Records denied in bus killing

Judge won't let slain inmate's parents have correctional officers' hearing transcripts


For more than a year, Melissa Rodriguez has been trying to find out everything she can about what happened to her son, who was strangled on a prison bus traveling between Hagerstown and Baltimore.

And for more than a year, she has been frustrated in her efforts.

She hit another roadblock yesterday when a Baltimore County judge turned down a request for transcripts and records from the disciplinary hearings of the two correctional officers fired in the aftermath of her son's death. A fellow inmate is accused in the killing.

"I was promised that I would be told what happened to my son, and why, once those hearings were over," she said tearfully after the hearing. "I'm still waiting."

Philip E. Parker Jr., 20, was serving a 3 1/2 -year prison sentence for an unarmed robbery involving a pellet gun when he was killed Feb. 2, 2005, on the early-morning bus ride.

Another inmate, twice-convicted killer Kevin G. Johns Jr., 23, has been charged with first-degree murder in Parker's death and, if convicted, faces the possibility of being sentenced to death. Pretrial hearings in the case have been scheduled for June in Worcester County, where the case was moved after Johns' attorneys requested a change of venue.

Lawyers for Rodriguez and her former husband, Philip E. Parker Sr., say they intend to file a civil lawsuit this year in connection with the death of the couple's son. Those attorneys had asked to be able to sit in on disciplinary hearings last fall for two correctional officers who were assigned to the bus on which Parker was killed and were fired after his death.

Judges with the state's office of administrative hearings denied the request, ruling that the hearings were a personnel matter and not open to the public. Parker's parents appealed that decision to the Baltimore County Circuit Court, seeking transcripts of the completed disciplinary hearings.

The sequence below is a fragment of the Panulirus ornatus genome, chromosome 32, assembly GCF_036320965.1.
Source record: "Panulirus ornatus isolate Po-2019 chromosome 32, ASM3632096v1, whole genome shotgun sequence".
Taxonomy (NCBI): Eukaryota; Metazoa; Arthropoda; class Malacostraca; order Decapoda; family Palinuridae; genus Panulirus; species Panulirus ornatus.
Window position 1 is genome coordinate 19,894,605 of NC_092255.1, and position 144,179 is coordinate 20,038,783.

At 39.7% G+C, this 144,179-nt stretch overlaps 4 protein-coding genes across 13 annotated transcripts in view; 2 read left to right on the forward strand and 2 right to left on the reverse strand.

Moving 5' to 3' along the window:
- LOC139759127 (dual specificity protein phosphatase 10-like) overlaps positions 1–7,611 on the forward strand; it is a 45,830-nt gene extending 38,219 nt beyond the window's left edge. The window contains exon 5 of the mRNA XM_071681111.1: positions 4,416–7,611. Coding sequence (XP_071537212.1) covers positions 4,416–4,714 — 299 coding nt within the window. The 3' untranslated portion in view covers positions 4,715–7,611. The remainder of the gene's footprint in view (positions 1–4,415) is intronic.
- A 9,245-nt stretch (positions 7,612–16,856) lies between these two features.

Judge Dana M. Levitz needed only 23 minutes to determine that he agreed with the previous rulings. He did not ask to hear from Scott S. Oakley, an assistant attorney general with the Maryland Department of Public Safety and Correctional Services, who said nothing in court after confirming his name for the record.

"I know why you want the information," the judge told Michael A. Mastracci, an attorney representing Parker's parents. "If I were a family member of Mr. Parker's, I'd want to sit there and listen to every single word said. But the regulations are clear."

Reiterating that the administrative hearings are confidential personnel matters, Levitz added, "This is a matter of an employer disciplining an employee. You have no standing there."

Mastracci acknowledged in an interview after the hearing that his clients will have the right to request documents and interview the fired correctional officers and other witnesses during the discovery process of the civil suit he intends to file. But he said that getting access to a transcript of the disciplinary hearing would have offered the fullest explanation of what went wrong on the bus the morning Parker was killed.

The lawyer said he also worries that he might be denied the information for the same reasons during the civil proceeding.

Rodriguez remains frustrated.

"Don't you think it's pretty ugly that you have to file a lawsuit to find out what happened?" she asked. "I know Philip was an inmate, but he was a person and he was mine, and someone has to answer to me."


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